Film - Feature | November 3 | 7 p.m. | Berkeley Art Museum and Pacific Film Archive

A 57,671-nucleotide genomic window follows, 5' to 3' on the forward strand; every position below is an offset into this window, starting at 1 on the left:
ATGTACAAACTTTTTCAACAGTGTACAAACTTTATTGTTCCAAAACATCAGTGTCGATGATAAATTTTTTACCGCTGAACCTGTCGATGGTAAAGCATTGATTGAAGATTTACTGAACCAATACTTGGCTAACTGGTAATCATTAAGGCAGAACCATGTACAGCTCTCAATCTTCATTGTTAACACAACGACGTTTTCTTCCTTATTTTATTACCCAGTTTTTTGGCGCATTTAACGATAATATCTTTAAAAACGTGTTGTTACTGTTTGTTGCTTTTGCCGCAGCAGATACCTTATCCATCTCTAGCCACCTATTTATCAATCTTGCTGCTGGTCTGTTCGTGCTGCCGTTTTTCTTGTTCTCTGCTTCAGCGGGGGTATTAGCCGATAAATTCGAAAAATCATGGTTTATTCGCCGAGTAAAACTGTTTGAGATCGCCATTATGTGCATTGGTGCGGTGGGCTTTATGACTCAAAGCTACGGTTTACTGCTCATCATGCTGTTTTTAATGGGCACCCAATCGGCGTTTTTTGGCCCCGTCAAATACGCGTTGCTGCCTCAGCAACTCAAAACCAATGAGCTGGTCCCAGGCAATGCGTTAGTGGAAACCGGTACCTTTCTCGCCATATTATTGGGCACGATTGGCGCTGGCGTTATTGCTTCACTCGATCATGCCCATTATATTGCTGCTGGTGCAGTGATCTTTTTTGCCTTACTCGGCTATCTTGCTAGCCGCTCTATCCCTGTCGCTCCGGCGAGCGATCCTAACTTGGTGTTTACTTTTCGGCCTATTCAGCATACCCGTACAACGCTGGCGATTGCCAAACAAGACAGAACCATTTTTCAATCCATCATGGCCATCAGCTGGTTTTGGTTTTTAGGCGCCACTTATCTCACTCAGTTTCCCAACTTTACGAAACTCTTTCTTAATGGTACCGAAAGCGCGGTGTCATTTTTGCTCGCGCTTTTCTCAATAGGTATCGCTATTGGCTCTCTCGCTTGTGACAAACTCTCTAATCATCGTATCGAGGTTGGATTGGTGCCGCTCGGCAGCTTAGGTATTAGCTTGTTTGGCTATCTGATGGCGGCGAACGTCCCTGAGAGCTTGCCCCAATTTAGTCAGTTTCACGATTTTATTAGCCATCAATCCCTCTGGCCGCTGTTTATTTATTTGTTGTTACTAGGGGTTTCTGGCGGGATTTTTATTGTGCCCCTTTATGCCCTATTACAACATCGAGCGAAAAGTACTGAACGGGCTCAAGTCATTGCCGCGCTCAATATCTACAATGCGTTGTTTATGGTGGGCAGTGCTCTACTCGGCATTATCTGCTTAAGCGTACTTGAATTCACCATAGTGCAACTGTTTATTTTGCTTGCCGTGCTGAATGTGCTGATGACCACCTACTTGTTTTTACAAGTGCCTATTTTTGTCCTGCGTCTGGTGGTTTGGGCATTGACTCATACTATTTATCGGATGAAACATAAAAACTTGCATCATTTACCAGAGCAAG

Kiarostamis film of plainspoken poetry is blatantly allegorical in its messages yet mysterious and marvelous in its rhythms. A man identified as an engineer arrives in Siah Dareh, a Kurdish village growing out of the side of a hill. If anyone asks, say were looking for treasure, he advises his unseen crew; in fact they are here to record a mourning ritual, for a death expected any day. But in Siah Dareh, nothing moves in a straight line, and the urgent expectations of the urban observer give way to the unpredictable flow of village life. In a Kiarostamian joke as dry as the hills, the only place with cell phone reception is the cemetery. People spontaneously recite poetry, and a country doctor arrives on his motorbike with advice: prefer the present. But in the end the words blow away on the wind, while the images carry us.